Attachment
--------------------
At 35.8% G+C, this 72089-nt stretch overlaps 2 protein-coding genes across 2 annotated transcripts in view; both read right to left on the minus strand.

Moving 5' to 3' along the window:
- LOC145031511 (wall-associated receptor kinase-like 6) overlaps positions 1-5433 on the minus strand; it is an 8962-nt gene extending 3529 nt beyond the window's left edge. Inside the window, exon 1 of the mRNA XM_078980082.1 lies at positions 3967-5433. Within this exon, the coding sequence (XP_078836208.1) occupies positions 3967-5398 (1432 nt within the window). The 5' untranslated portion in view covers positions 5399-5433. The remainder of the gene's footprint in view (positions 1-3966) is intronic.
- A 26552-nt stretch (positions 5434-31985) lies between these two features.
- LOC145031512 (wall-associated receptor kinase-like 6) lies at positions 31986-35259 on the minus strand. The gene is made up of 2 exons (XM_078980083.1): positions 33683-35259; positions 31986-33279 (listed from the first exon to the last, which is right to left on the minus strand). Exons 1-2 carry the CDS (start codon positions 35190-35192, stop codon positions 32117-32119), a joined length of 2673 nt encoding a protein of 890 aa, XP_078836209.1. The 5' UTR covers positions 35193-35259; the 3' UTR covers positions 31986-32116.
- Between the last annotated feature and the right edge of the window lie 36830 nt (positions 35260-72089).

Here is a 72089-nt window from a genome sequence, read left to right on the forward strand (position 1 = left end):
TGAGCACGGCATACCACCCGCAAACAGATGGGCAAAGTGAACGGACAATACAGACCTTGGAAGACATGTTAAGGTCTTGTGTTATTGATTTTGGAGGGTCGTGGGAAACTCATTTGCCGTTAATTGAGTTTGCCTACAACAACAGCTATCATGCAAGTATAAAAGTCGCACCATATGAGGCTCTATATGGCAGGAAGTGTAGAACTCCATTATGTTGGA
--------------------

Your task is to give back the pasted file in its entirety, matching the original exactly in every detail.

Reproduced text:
At 35.8% G+C, this 72089-nt stretch overlaps 2 protein-coding genes across 2 annotated transcripts in view; both read right to left on the minus strand.

Moving 5' to 3' along the window:
- LOC145031511 (wall-associated receptor kinase-like 6) overlaps positions 1-5433 on the minus strand; it is an 8962-nt gene extending 3529 nt beyond the window's left edge. Inside the window, exon 1 of the mRNA XM_078980082.1 lies at positions 3967-5433. Within this exon, the coding sequence (XP_078836208.1) occupies positions 3967-5398 (1432 nt within the window). The 5' untranslated portion in view covers positions 5399-5433. The remainder of the gene's footprint in view (positions 1-3966) is intronic.
- A 26552-nt stretch (positions 5434-31985) lies between these two features.
- LOC145031512 (wall-associated receptor kinase-like 6) lies at positions 31986-35259 on the minus strand. The gene is made up of 2 exons (XM_078980083.1): positions 33683-35259; positions 31986-33279 (listed from the first exon to the last, which is right to left on the minus strand). Exons 1-2 carry the CDS (start codon positions 35190-35192, stop codon positions 32117-32119), a joined length of 2673 nt encoding a protein of 890 aa, XP_078836209.1. The 5' UTR covers positions 35193-35259; the 3' UTR covers positions 31986-32116.
- Between the last annotated feature and the right edge of the window lie 36830 nt (positions 35260-72089).

Here is a 72089-nt window from a genome sequence, read left to right on the forward strand (position 1 = left end):
TGAGCACGGCATACCACCCGCAAACAGATGGGCAAAGTGAACGGACAATACAGACCTTGGAAGACATGTTAAGGTCTTGTGTTATTGATTTTGGAGGGTCGTGGGAAACTCATTTGCCGTTAATTGAGTTTGCCTACAACAACAGCTATCATGCAAGTATAAAAGTCGCACCATATGAGGCTCTATATGGCAGGAAGTGTAGAACTCCATTATGTTGGA